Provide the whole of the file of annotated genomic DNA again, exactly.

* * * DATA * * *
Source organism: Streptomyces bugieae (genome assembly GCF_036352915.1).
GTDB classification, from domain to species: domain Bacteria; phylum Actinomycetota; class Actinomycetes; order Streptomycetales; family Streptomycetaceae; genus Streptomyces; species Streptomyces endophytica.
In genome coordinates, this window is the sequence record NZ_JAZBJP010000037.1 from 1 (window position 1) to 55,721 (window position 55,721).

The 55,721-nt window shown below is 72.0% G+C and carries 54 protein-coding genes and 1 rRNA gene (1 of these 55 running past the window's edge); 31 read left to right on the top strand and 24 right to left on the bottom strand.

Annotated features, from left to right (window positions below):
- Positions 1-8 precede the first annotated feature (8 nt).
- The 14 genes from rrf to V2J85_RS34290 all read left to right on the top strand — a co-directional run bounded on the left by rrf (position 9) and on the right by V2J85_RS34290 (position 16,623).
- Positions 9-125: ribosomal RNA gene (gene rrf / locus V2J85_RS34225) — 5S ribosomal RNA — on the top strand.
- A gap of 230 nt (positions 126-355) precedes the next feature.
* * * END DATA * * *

Source organism: Streptomyces bugieae (genome assembly GCF_036352915.1).
GTDB classification, from domain to species: domain Bacteria; phylum Actinomycetota; class Actinomycetes; order Streptomycetales; family Streptomycetaceae; genus Streptomyces; species Streptomyces endophytica.
In genome coordinates, this window is the sequence record NZ_JAZBJP010000037.1 from 1 (window position 1) to 55,721 (window position 55,721).

The 55,721-nt window shown below is 72.0% G+C and carries 54 protein-coding genes and 1 rRNA gene (1 of these 55 running past the window's edge); 31 read left to right on the top strand and 24 right to left on the bottom strand.

Annotated features, from left to right (window positions below):
- Positions 1-8 precede the first annotated feature (8 nt).
- The 14 genes from rrf to V2J85_RS34290 all read left to right on the top strand — a co-directional run bounded on the left by rrf (position 9) and on the right by V2J85_RS34290 (position 16,623).
- Positions 9-125: ribosomal RNA gene (gene rrf / locus V2J85_RS34225) — 5S ribosomal RNA — on the top strand.
- A gap of 230 nt (positions 126-355) precedes the next feature.